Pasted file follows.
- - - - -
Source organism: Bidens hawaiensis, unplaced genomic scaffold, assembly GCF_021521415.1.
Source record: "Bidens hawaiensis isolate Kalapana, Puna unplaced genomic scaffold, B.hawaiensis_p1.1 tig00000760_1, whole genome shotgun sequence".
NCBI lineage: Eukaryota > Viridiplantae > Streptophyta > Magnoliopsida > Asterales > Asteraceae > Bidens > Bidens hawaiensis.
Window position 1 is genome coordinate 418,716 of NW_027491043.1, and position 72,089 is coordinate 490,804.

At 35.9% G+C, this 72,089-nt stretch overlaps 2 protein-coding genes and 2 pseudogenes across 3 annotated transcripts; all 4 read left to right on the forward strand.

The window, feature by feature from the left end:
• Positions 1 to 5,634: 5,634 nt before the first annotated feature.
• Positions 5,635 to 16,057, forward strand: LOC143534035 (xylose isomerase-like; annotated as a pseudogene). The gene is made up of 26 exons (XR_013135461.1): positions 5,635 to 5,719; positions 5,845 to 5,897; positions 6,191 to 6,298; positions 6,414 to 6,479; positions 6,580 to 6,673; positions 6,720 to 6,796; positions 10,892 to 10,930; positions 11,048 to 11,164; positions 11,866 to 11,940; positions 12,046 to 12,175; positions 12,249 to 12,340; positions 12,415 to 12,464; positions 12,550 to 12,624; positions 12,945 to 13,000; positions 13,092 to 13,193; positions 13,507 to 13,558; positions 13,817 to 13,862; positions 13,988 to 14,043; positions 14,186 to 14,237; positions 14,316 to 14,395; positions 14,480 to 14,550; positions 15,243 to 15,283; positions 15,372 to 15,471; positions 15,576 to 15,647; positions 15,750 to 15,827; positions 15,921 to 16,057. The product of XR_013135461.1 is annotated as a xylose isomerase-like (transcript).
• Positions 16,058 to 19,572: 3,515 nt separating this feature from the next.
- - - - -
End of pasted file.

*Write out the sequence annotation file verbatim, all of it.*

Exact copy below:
Source organism: Bidens hawaiensis, unplaced genomic scaffold, assembly GCF_021521415.1.
Source record: "Bidens hawaiensis isolate Kalapana, Puna unplaced genomic scaffold, B.hawaiensis_p1.1 tig00000760_1, whole genome shotgun sequence".
NCBI lineage: Eukaryota > Viridiplantae > Streptophyta > Magnoliopsida > Asterales > Asteraceae > Bidens > Bidens hawaiensis.
Window position 1 is genome coordinate 418,716 of NW_027491043.1, and position 72,089 is coordinate 490,804.

At 35.9% G+C, this 72,089-nt stretch overlaps 2 protein-coding genes and 2 pseudogenes across 3 annotated transcripts; all 4 read left to right on the forward strand.

The window, feature by feature from the left end:
• Positions 1 to 5,634: 5,634 nt before the first annotated feature.
• Positions 5,635 to 16,057, forward strand: LOC143534035 (xylose isomerase-like; annotated as a pseudogene). The gene is made up of 26 exons (XR_013135461.1): positions 5,635 to 5,719; positions 5,845 to 5,897; positions 6,191 to 6,298; positions 6,414 to 6,479; positions 6,580 to 6,673; positions 6,720 to 6,796; positions 10,892 to 10,930; positions 11,048 to 11,164; positions 11,866 to 11,940; positions 12,046 to 12,175; positions 12,249 to 12,340; positions 12,415 to 12,464; positions 12,550 to 12,624; positions 12,945 to 13,000; positions 13,092 to 13,193; positions 13,507 to 13,558; positions 13,817 to 13,862; positions 13,988 to 14,043; positions 14,186 to 14,237; positions 14,316 to 14,395; positions 14,480 to 14,550; positions 15,243 to 15,283; positions 15,372 to 15,471; positions 15,576 to 15,647; positions 15,750 to 15,827; positions 15,921 to 16,057. The product of XR_013135461.1 is annotated as a xylose isomerase-like (transcript).
• Positions 16,058 to 19,572: 3,515 nt separating this feature from the next.